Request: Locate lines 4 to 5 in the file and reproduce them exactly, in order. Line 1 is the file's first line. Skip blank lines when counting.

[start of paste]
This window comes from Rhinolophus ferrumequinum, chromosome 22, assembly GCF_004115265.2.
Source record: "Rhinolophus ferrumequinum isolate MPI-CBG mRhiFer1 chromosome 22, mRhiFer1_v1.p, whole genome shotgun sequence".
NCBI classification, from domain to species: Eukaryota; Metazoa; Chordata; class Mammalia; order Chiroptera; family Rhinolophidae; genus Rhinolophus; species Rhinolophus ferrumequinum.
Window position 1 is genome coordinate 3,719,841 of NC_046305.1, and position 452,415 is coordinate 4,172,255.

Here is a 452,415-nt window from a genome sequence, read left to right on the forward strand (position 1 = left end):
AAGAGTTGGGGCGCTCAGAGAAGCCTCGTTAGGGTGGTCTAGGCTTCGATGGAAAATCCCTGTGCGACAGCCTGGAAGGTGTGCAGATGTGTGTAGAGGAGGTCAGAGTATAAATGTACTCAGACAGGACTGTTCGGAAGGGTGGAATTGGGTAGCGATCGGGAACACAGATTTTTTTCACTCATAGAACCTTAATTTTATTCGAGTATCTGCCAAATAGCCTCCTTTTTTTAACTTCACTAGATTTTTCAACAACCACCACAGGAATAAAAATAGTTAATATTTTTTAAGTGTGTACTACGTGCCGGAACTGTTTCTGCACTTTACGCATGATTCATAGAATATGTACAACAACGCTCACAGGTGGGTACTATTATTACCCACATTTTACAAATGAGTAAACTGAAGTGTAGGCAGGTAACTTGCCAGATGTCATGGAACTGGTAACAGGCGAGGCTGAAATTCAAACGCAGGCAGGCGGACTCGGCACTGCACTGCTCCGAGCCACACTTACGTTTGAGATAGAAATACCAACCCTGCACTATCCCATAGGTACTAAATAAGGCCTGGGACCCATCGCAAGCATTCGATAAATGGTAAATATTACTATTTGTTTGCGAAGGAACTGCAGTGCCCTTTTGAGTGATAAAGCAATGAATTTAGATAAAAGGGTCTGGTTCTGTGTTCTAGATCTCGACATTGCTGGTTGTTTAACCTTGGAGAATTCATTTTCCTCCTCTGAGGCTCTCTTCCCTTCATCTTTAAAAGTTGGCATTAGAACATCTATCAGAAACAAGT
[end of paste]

Window position 1 is genome coordinate 3,719,841 of NC_046305.1, and position 452,415 is coordinate 4,172,255.

Here is a 452,415-nt window from a genome sequence, read left to right on the forward strand (position 1 = left end):